John W. Young, whose career as an astronaut spanned “three generations of space flight,” and included two trips to the moon, a moon walk, and flying as commander of the first mission of the space shuttle, died Jan. 5 at his Houston home. He was 87, and succumbed to complications from pneumonia, NASA said in a news release.
“John was one of that group of early space pioneers whose bravery and commitment sparked our nation's first great achievements in space,” said acting NASA Administrator Robert Lightfoot in a statement. “But, not content with that, his hands-on contributions continued long after the last of his six spaceflights—a world record at the time of his retirement from the cockpit.”
Young joined the United States Navy and served on the destroyer USS Laws in the Korean War. He went to flight training, and subsequently joined Fighter Squadron 103, in which he flew Grumman F–9 Cougars and Vought F–8 Crusaders for four years, it said.
In 1959 he attended the U.S. Navy Test Pilot School, then spent three years at the Naval Air Test Center.
He became an astronaut in 1962, earning the distinction of being “the first person to fly in space six times from earth, and seven times counting his lunar liftoff,” the biography said.
His flights encompassed missions in the Gemini and Apollo programs, and the space shuttle, beginning with Gemini 3, the first manned Gemini mission, with Gus Grissom.
Young was the command module pilot of Apollo 10 in May 1969. “Tom Stafford and Gene Cernan were also on this mission which orbited the Moon, completed a lunar rendezvous, and tracked proposed lunar landing sites,” his biography notes of the flight that preceded by two months the Apollo 11 mission, during which astronauts Neil Armstrong and Buzz Aldrin became the first humans to walk on the moon.
Young’s fourth space flight in April 1972 on Apollo 16 “was a lunar exploration mission, with Young as Spacecraft Commander, and Ken Mattingly and Charlie Duke. Young and Duke set up scientific equipment and explored the lunar highlands at Descartes. They collected 200 pounds of rocks and drove over 16 miles in the lunar rover on three separate geology traverses,” the biography records.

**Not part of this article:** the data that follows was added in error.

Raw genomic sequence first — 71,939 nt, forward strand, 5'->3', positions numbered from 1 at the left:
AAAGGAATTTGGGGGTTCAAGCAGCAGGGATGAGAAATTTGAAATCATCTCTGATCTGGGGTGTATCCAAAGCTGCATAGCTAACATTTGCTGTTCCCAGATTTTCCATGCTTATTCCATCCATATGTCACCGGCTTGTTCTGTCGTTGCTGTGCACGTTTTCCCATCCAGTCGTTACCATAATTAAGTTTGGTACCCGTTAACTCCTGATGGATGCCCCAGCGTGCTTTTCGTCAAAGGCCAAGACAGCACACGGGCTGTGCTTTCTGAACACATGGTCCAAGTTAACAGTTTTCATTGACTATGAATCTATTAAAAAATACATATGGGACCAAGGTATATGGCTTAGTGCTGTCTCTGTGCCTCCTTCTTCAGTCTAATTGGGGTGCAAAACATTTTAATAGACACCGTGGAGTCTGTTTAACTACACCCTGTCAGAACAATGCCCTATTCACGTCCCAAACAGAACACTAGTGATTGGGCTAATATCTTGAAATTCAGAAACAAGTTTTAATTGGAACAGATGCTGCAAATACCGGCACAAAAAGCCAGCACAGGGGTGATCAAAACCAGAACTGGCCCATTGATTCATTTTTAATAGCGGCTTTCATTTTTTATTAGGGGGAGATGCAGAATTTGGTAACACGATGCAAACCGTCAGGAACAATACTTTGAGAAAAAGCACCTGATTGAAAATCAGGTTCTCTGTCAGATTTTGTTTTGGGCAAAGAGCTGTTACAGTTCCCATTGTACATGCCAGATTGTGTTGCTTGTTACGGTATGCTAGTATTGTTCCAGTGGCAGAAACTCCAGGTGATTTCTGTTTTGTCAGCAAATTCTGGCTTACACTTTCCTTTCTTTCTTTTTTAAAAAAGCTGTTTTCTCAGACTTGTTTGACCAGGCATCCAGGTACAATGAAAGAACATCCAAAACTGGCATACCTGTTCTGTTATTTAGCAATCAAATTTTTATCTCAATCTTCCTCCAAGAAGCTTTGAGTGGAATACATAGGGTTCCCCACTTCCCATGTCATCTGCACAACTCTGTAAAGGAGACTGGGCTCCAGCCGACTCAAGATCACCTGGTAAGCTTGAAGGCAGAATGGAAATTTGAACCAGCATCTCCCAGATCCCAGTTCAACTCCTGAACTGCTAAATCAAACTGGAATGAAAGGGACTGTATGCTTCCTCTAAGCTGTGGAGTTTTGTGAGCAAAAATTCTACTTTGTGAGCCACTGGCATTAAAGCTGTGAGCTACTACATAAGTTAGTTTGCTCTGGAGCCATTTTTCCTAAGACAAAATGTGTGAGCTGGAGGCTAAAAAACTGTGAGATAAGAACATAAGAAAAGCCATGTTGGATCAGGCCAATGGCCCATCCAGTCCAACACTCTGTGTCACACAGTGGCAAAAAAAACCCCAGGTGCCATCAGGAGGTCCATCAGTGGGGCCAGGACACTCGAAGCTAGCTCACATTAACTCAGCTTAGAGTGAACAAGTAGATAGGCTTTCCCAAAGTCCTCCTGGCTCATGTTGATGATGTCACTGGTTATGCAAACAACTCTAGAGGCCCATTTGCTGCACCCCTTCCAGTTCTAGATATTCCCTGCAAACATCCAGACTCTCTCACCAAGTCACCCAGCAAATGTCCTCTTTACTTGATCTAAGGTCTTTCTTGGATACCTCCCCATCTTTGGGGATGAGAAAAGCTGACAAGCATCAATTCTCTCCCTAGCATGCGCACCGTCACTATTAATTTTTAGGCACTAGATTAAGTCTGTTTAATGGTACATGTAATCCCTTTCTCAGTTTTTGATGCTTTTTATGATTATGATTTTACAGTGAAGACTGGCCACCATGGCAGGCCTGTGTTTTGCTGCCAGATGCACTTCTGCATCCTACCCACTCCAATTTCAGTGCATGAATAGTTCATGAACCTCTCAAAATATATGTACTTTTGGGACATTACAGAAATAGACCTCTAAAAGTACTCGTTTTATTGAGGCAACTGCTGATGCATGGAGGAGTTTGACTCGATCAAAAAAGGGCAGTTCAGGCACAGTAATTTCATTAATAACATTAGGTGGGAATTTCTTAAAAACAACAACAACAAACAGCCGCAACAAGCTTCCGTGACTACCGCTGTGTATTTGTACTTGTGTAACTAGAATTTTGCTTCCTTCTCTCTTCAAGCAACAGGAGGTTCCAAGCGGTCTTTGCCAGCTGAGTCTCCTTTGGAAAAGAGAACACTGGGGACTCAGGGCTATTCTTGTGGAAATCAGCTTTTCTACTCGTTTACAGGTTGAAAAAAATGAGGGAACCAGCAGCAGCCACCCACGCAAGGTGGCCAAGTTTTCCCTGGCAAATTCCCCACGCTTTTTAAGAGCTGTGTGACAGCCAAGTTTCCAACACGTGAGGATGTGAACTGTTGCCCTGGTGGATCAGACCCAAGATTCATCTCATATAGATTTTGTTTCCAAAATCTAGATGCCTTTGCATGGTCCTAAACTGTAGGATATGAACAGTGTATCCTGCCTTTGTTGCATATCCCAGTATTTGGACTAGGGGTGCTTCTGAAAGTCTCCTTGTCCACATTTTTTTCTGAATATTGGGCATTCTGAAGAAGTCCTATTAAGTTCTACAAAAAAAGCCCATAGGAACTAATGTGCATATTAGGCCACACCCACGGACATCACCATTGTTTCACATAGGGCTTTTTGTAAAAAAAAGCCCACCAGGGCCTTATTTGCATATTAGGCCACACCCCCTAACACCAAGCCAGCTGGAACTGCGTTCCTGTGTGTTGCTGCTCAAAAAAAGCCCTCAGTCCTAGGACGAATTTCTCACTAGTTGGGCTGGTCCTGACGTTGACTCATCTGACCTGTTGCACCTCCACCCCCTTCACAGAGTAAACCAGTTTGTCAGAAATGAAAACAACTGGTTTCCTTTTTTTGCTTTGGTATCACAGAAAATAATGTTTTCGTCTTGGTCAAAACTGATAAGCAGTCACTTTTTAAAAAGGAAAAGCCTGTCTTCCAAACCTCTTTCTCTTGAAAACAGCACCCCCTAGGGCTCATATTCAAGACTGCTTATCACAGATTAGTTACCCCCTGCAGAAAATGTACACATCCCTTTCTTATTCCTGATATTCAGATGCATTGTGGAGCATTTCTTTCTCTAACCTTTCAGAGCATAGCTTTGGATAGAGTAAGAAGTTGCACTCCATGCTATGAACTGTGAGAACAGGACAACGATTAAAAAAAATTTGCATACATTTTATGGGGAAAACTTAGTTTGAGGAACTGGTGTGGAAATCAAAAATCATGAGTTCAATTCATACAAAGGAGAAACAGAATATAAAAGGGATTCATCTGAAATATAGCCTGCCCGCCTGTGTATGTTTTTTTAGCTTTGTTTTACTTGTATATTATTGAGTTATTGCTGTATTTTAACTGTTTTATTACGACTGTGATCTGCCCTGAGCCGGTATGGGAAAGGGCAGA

Young’s flight with pilot Robert Crippen as commander of the space shuttle Columbia in April 1981—the first flight of a “reusable winged spacecraft,"—included 36 earth orbits and marked a spacecraft’s first runway landing, at Edwards Air Force Base.
Lightfoot’s comments also noted that at the end of Young’s final space flight in Columbia Dec. 8, 1983, “in an iconic display of test pilot ‘cool,’ he landed the space shuttle with a fire in the back end.”
After the space shuttle Challenger exploded after liftoff in January 1986, killing all seven astronauts aboard, Young, who had reportedly seen the tragedy from an aircraft, charged in a controversial memo that NASA managers, under launch-schedule pressure, had cut corners on safety.
Former astronaut Ellen Ochoa, the director of the Johnson Space Center, said, “It would be hard to overstate the impact that John Young had on human space flight. Beyond his well-known and groundbreaking six missions through three programs, he worked tirelessly for decades to understand and mitigate the risks that NASA astronauts face. He had our backs.”
NASA notes that Young, who retired from the Navy as a captain in 1976, and from NASA in 2004, received more than 80 awards and honors including the Congressional Space Medal of Honor, three NASA Distinguished Service Medals, the NASA Outstanding Leadership Medal, two Navy Distinguished Service Medals, three Navy Distinguished Flying Crosses, the Georgia Tech Distinguished Young Alumni Award, the Exceptional Engineering Achievement Award, and the American Astronautical Society Space Flight Award.
He also held four honorary doctorate degrees, and in 1988 was an inductee of the National Aviation Hall of Fame.
He is survived by his second wife, Susy Feldman; two children from his first marriage to Barbara White; grandchildren and great grandchildren, according to several published obituaries.